The CFPB now proposes establishing transition rules for two data points: loan purpose and the unique identifier for the loan originator. According to the CFPB, the rules would allow financial institutions to report “not applicable” for these data points when reporting certain purchased loans that were originated before the regulatory requirements took effect. Additionally, the proposal would facilitate reporting the census tract of the property securing the covered loan required by Regulation C via a geocoding tool that the CFPB intends to make available on its web site. This tool would allow financial institutions to identify the census tract in which a property is located. The proposal also includes a safe harbor provision for institutions that obtain the incorrect census tract number from the CFPB’s geocoding tool, provided that an accurate property address is entered and the tool returned a census tract for the address entered.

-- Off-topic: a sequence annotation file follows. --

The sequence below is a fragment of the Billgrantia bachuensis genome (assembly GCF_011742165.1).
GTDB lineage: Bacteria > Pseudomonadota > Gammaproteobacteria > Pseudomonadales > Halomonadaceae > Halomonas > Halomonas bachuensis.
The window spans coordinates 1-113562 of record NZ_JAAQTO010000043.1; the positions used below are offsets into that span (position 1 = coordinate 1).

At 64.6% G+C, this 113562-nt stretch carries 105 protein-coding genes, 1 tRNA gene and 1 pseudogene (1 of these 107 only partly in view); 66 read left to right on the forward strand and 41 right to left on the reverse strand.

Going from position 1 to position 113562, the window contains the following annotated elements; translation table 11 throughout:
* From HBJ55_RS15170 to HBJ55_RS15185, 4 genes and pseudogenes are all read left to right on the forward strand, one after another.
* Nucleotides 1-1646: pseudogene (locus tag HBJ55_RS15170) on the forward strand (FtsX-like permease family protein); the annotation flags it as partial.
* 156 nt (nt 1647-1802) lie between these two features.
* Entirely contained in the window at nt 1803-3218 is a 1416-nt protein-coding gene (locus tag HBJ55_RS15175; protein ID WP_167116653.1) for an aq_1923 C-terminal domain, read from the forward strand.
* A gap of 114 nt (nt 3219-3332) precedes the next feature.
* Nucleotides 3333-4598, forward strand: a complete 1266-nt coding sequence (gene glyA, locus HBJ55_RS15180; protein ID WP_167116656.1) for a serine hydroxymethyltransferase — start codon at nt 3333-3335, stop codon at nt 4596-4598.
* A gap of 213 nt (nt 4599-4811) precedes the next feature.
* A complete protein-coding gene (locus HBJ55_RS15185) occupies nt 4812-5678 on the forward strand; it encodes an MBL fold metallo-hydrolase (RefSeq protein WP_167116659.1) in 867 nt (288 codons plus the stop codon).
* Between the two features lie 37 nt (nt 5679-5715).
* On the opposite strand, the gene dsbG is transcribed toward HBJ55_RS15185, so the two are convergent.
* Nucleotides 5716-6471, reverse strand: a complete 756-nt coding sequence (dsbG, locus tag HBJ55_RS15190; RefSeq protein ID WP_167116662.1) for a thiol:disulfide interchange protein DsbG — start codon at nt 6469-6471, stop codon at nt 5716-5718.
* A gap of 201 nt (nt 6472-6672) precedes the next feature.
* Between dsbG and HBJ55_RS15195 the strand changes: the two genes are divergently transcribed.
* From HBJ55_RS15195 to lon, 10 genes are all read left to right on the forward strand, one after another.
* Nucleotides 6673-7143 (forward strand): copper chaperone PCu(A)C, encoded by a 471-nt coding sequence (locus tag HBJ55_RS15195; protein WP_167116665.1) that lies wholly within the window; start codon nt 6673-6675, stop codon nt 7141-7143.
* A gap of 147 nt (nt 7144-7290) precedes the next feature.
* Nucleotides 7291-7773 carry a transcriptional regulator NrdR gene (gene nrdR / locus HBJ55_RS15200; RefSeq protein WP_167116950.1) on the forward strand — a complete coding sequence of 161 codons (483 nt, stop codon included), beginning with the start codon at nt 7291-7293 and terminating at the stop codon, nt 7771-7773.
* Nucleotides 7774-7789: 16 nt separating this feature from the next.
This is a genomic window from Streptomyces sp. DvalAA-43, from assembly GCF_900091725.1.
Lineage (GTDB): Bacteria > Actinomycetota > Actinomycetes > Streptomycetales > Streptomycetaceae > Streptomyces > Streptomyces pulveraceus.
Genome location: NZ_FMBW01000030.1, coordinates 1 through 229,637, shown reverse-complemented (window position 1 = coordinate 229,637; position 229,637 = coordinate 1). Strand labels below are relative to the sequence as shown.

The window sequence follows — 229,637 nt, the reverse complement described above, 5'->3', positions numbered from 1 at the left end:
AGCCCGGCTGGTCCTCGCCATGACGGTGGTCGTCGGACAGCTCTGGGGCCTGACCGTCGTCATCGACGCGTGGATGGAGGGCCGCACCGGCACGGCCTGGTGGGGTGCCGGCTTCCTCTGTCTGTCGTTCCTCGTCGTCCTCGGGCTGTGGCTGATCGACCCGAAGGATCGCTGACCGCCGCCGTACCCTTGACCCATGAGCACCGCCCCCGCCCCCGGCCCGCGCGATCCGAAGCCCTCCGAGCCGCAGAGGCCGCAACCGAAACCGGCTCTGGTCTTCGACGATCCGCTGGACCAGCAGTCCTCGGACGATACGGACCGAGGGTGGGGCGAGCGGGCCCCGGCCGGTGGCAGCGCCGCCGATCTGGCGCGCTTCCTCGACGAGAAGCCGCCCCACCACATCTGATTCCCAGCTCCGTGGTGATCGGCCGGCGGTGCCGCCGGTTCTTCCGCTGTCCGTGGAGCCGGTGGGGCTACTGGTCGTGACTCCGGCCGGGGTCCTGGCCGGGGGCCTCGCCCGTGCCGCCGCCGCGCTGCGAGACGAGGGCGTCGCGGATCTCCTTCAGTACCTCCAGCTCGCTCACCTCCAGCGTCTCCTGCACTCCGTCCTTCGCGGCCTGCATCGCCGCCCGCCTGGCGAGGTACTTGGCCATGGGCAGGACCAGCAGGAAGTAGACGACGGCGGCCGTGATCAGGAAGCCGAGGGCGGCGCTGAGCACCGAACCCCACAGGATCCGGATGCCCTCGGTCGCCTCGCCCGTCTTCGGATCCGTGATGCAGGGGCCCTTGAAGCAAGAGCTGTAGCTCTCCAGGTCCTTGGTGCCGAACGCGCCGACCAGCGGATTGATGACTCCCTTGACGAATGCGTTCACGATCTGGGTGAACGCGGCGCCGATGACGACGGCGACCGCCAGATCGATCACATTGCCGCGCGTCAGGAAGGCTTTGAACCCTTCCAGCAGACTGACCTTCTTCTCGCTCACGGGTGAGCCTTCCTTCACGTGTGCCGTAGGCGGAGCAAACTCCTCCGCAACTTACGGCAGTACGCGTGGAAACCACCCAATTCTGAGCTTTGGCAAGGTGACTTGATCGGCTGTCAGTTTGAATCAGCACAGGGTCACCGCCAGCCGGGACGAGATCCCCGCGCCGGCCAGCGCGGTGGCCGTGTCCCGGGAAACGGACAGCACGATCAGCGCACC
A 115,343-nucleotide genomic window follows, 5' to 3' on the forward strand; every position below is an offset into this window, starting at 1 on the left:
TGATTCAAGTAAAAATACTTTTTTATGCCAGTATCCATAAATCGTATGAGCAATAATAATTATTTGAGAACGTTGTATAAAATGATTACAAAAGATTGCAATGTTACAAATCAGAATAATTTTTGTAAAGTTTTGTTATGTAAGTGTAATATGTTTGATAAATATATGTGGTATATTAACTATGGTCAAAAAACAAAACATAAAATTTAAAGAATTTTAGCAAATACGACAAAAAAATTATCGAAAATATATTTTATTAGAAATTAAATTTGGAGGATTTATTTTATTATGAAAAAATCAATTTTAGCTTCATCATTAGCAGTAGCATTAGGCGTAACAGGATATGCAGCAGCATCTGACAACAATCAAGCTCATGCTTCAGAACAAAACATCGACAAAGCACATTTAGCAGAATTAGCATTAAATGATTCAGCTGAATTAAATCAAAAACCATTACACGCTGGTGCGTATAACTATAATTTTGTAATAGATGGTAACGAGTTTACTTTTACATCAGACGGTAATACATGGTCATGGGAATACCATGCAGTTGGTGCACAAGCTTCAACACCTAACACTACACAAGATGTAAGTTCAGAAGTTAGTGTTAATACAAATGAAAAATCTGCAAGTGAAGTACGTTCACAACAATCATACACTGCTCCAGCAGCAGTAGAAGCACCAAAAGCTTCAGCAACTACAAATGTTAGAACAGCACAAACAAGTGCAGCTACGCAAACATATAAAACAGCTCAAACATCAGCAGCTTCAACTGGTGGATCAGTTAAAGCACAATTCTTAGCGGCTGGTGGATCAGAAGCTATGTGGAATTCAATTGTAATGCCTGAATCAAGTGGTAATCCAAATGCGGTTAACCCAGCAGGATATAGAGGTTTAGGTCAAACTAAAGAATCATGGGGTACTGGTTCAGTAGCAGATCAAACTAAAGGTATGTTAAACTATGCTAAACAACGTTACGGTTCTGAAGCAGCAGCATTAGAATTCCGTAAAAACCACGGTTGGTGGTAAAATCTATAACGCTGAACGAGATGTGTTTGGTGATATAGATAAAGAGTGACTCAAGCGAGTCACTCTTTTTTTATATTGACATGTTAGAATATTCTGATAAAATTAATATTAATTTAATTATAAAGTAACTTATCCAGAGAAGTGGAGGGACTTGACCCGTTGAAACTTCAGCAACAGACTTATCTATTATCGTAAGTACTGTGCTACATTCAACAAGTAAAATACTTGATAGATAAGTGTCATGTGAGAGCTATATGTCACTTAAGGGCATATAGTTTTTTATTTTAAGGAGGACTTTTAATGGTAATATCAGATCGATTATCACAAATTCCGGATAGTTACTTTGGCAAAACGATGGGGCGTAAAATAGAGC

Comments on the proposal are due 30 days after the Notice of Proposed Rulemaking is published in the Federal Register.

Click below for the proposal: https://s3.amazonaws.com/files.consumerfinance.gov/f/documents/201704_cfpb_NPRM_HMDA.pdf.


 

[1] See https://www.consumerfinance.gov/policy-compliance/rulemaking/rules-under-development/technical-corrections-and-clarifying-amendments-home-mortgage-disclosure-october-2015-final-rule/ (last accessed April 17, 2017).

[2] See https://s3.amazonaws.com/files.consumerfinance.gov/f/documents/201704_cfpb_NPRM_HMDA.pdf.

[3] 12 U.S.C. § 2801 et seq.

[4] Dodd-Frank Wall Street Reform and Consumer Protection Act, Public Law 111-203, 124 Stat. 1376, section 2097- 101 (2010).

[5] Id.

[6] October 2015 HMDA Final Rule, 80 FR 66128, 29.